Israeli Television Starts Broadcasting Fox News in Hebrew

[singlepic id=214 w=320 h=240 float=right]On yesterday’s Friday at Five program on Israel Channel 1, the chyron read “The age of Hussein Obama“. Broadcast one day after the Cairo speech, the usage of the American President’s middle name is an obvious attempt to say ‘He sides with them now’. Taken straight out of a Fox News’ textbook, referring to the leader of the free world by the name ‘Hussein’ has gained popularity in recent weeks within the office of the Israeli prime-minister, as Ben Caspit reports in Maariv. Since the Israel Broadcast Authority is controlled by the PM office, the phrase has naturally trickled down to the mainstream media, if you can still call Channel 1 that.

Knesset Member Daniel Ben Simon was a guest on that show and pointed out on the air that the graphics should be fixed, to which hosts Kineret Barashi and Uri Levi played dumb saying that Obama himself uses his middle name. MK Ben Simon tried to explain that no one calls the previous president Walker Bush, but the hosts just smiled derisively. Here is the short exchange:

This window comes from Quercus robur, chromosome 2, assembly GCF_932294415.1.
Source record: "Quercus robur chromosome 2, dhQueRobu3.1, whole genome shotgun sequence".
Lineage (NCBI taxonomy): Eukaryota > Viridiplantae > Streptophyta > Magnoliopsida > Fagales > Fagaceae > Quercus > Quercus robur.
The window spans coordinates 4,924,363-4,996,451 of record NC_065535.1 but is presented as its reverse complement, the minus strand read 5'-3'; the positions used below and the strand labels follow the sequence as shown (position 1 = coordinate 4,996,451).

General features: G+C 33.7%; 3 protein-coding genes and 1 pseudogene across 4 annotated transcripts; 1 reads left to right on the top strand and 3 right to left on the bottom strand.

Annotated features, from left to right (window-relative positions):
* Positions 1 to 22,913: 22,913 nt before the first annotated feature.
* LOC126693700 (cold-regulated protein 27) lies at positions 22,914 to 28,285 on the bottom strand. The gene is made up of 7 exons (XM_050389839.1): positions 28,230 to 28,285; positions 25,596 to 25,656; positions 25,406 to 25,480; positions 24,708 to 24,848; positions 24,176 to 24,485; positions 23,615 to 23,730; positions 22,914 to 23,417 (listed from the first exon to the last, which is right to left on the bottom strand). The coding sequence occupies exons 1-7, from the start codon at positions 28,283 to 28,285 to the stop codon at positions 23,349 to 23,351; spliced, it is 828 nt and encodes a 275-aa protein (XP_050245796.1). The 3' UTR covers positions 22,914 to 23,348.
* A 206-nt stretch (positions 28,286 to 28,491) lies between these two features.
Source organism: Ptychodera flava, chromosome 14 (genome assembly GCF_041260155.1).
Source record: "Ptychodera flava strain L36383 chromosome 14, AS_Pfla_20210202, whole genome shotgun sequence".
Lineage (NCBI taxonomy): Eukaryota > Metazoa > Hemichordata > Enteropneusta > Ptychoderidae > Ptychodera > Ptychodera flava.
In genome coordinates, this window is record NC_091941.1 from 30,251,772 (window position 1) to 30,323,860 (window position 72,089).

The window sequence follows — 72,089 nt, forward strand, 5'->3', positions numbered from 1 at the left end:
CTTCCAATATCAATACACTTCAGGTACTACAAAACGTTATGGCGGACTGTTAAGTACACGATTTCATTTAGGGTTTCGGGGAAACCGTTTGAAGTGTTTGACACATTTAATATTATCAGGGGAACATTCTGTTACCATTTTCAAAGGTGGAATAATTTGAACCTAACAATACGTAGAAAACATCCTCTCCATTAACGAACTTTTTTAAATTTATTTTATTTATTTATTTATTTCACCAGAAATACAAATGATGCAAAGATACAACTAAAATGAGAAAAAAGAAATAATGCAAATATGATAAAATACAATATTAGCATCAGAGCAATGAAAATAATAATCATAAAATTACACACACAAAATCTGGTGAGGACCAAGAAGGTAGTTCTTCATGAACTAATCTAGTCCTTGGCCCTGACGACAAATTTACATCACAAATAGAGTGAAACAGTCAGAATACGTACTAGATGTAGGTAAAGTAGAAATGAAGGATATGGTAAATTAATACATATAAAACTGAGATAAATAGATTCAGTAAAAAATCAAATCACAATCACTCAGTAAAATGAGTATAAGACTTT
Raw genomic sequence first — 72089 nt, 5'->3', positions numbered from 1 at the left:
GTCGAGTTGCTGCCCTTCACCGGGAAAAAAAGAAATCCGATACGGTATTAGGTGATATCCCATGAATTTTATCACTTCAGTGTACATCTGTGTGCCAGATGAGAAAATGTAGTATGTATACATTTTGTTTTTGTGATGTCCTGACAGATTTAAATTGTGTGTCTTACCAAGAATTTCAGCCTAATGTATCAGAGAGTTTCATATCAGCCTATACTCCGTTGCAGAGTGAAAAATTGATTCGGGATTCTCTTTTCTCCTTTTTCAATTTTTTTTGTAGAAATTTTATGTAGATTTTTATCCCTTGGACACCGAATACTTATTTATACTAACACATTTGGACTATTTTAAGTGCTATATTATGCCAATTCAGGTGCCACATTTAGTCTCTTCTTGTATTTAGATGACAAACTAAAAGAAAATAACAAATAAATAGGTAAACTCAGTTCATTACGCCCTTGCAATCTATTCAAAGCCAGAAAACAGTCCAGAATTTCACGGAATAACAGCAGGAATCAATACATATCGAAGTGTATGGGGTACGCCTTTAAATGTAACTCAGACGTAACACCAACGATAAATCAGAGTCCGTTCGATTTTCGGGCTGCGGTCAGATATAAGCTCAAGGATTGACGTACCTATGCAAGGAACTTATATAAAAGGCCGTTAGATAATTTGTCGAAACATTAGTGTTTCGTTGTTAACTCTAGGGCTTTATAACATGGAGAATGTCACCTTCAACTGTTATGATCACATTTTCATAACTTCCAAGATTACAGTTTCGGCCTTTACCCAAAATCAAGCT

httpv://www.youtube.com/watch?v=Q3YRDZzFXws

I find this derogatory use of the word ‘Hussein’ despicable, Islamophobic and somewhat childish: when the US president says things we like, we call him Baruch Obama – and when he says things we don’t like, he’s Hussein Obama?

Tonight on Your Evening News: Cast Lead and Must Leather

Wars don’t happen in winter anymore
Even for us it is a bit too cold to hate
Wars don’t happen in winter anymore
Even for us it’s a bit too cold to conquer
 
   – – “Big Hero” by Si Himan (translated from Hebrew)